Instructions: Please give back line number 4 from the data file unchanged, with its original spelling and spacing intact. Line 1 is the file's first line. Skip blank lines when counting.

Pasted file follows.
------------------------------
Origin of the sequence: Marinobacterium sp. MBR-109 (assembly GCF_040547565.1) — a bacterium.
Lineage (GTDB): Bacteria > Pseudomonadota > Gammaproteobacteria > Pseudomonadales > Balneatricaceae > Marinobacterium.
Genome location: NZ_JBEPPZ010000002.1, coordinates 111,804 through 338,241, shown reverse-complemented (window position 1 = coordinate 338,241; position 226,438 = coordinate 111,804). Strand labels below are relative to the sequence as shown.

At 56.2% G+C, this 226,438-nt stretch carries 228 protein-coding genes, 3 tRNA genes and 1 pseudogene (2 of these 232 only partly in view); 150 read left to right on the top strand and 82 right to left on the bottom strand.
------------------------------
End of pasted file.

At 56.2% G+C, this 226,438-nt stretch carries 228 protein-coding genes, 3 tRNA genes and 1 pseudogene (2 of these 232 only partly in view); 150 read left to right on the top strand and 82 right to left on the bottom strand.